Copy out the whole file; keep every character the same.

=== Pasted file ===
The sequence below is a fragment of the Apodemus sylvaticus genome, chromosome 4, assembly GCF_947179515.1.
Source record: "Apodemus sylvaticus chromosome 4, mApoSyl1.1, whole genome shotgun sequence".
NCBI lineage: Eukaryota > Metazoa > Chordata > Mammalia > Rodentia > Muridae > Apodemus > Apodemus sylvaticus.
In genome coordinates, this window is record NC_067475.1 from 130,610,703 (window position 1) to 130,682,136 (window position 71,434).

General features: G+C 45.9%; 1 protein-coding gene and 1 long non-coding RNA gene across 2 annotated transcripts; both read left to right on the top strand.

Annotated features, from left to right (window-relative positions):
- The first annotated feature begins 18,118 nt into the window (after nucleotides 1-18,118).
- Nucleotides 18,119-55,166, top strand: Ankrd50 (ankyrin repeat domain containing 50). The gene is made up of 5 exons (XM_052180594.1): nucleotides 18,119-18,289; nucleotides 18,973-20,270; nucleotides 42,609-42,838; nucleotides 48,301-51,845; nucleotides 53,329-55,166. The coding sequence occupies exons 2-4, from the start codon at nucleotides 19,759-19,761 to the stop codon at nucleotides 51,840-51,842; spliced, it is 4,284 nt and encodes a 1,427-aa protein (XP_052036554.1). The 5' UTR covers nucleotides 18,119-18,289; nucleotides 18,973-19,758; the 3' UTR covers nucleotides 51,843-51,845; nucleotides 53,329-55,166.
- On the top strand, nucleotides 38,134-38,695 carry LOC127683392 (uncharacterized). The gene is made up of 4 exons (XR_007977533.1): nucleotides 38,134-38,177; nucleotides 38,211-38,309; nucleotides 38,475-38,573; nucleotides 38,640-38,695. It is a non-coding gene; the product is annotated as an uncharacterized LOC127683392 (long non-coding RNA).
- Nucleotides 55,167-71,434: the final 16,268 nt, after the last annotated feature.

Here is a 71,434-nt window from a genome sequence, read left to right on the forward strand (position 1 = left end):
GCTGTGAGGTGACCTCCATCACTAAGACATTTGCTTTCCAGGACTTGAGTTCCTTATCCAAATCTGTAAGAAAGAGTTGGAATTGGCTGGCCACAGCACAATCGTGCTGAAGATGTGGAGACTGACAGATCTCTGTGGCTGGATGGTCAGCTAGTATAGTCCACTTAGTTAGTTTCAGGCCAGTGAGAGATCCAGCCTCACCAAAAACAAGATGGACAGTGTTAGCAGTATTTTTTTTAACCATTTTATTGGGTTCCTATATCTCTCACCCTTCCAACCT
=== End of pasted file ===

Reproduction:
The sequence below is a fragment of the Apodemus sylvaticus genome, chromosome 4, assembly GCF_947179515.1.
Source record: "Apodemus sylvaticus chromosome 4, mApoSyl1.1, whole genome shotgun sequence".
NCBI lineage: Eukaryota > Metazoa > Chordata > Mammalia > Rodentia > Muridae > Apodemus > Apodemus sylvaticus.
In genome coordinates, this window is record NC_067475.1 from 130,610,703 (window position 1) to 130,682,136 (window position 71,434).

General features: G+C 45.9%; 1 protein-coding gene and 1 long non-coding RNA gene across 2 annotated transcripts; both read left to right on the top strand.

Annotated features, from left to right (window-relative positions):
- The first annotated feature begins 18,118 nt into the window (after nucleotides 1-18,118).
- Nucleotides 18,119-55,166, top strand: Ankrd50 (ankyrin repeat domain containing 50). The gene is made up of 5 exons (XM_052180594.1): nucleotides 18,119-18,289; nucleotides 18,973-20,270; nucleotides 42,609-42,838; nucleotides 48,301-51,845; nucleotides 53,329-55,166. The coding sequence occupies exons 2-4, from the start codon at nucleotides 19,759-19,761 to the stop codon at nucleotides 51,840-51,842; spliced, it is 4,284 nt and encodes a 1,427-aa protein (XP_052036554.1). The 5' UTR covers nucleotides 18,119-18,289; nucleotides 18,973-19,758; the 3' UTR covers nucleotides 51,843-51,845; nucleotides 53,329-55,166.
- On the top strand, nucleotides 38,134-38,695 carry LOC127683392 (uncharacterized). The gene is made up of 4 exons (XR_007977533.1): nucleotides 38,134-38,177; nucleotides 38,211-38,309; nucleotides 38,475-38,573; nucleotides 38,640-38,695. It is a non-coding gene; the product is annotated as an uncharacterized LOC127683392 (long non-coding RNA).
- Nucleotides 55,167-71,434: the final 16,268 nt, after the last annotated feature.

Here is a 71,434-nt window from a genome sequence, read left to right on the forward strand (position 1 = left end):
GCTGTGAGGTGACCTCCATCACTAAGACATTTGCTTTCCAGGACTTGAGTTCCTTATCCAAATCTGTAAGAAAGAGTTGGAATTGGCTGGCCACAGCACAATCGTGCTGAAGATGTGGAGACTGACAGATCTCTGTGGCTGGATGGTCAGCTAGTATAGTCCACTTAGTTAGTTTCAGGCCAGTGAGAGATCCAGCCTCACCAAAAACAAGATGGACAGTGTTAGCAGTATTTTTTTTAACCATTTTATTGGGTTCCTATATCTCTCACCCTTCCAACCT